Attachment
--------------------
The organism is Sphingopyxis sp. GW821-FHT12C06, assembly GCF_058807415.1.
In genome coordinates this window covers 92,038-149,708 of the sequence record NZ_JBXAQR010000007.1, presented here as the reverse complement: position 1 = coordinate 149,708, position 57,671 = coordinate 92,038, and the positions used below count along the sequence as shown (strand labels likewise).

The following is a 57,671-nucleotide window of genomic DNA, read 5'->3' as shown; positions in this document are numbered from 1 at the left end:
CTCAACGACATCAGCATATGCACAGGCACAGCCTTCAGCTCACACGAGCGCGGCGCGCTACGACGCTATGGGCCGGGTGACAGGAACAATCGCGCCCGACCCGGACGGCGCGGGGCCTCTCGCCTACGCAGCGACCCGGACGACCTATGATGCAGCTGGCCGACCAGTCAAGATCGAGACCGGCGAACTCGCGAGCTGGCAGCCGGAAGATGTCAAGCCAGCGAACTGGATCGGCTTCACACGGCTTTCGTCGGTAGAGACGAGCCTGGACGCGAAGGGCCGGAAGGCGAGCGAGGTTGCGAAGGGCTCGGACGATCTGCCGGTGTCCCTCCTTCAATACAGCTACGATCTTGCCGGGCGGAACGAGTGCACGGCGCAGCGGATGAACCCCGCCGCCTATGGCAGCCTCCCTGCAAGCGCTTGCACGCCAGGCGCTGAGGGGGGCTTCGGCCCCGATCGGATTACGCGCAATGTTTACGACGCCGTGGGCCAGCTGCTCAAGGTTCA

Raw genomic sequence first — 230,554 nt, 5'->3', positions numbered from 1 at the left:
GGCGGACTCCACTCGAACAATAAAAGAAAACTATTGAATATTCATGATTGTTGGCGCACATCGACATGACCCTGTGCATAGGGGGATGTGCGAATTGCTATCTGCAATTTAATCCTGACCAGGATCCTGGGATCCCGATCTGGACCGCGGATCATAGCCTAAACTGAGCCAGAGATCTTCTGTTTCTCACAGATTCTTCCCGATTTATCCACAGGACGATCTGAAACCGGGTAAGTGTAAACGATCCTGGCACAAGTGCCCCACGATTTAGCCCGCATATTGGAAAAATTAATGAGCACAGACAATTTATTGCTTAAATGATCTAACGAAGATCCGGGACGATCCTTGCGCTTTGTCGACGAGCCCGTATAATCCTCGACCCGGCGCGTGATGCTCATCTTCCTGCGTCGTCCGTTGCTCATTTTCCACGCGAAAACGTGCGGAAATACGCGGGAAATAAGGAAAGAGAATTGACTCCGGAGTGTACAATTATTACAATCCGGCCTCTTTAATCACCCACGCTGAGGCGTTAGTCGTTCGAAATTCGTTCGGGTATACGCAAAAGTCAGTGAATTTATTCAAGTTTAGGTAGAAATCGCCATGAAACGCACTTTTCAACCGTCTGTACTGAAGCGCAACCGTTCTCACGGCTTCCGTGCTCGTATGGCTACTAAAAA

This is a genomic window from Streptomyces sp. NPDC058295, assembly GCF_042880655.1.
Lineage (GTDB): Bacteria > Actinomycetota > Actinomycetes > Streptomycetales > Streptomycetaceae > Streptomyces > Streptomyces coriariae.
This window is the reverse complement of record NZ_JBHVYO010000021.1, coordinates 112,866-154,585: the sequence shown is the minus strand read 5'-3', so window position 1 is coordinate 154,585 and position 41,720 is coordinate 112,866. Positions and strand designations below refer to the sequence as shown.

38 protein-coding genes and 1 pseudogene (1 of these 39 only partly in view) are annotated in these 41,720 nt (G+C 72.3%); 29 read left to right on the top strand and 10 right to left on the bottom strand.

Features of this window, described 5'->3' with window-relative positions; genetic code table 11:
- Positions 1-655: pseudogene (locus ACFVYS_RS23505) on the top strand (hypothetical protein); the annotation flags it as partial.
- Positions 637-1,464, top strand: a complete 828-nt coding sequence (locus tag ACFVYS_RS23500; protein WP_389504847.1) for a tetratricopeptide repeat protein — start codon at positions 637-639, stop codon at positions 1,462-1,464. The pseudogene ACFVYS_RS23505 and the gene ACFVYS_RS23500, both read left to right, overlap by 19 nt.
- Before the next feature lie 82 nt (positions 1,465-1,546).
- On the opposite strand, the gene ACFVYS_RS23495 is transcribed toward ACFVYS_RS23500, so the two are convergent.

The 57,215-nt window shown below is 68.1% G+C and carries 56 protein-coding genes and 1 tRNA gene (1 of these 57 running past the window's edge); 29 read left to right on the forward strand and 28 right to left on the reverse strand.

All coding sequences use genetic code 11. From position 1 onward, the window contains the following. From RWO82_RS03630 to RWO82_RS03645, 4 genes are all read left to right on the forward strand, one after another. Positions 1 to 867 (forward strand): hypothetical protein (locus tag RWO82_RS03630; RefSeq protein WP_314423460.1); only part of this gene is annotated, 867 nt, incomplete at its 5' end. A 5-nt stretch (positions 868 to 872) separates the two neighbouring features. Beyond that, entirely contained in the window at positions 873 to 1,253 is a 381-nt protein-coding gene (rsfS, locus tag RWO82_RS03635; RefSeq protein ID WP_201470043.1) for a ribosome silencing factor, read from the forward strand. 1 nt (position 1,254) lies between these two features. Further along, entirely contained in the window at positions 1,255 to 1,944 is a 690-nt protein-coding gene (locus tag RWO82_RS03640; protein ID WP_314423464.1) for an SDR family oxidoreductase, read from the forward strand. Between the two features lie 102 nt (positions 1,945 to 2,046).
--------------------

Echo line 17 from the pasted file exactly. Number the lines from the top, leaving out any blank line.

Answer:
All coding sequences use genetic code 11. From position 1 onward, the window contains the following. From RWO82_RS03630 to RWO82_RS03645, 4 genes are all read left to right on the forward strand, one after another. Positions 1 to 867 (forward strand): hypothetical protein (locus tag RWO82_RS03630; RefSeq protein WP_314423460.1); only part of this gene is annotated, 867 nt, incomplete at its 5' end. A 5-nt stretch (positions 868 to 872) separates the two neighbouring features. Beyond that, entirely contained in the window at positions 873 to 1,253 is a 381-nt protein-coding gene (rsfS, locus tag RWO82_RS03635; RefSeq protein ID WP_201470043.1) for a ribosome silencing factor, read from the forward strand. 1 nt (position 1,254) lies between these two features. Further along, entirely contained in the window at positions 1,255 to 1,944 is a 690-nt protein-coding gene (locus tag RWO82_RS03640; protein ID WP_314423464.1) for an SDR family oxidoreductase, read from the forward strand. Between the two features lie 102 nt (positions 1,945 to 2,046).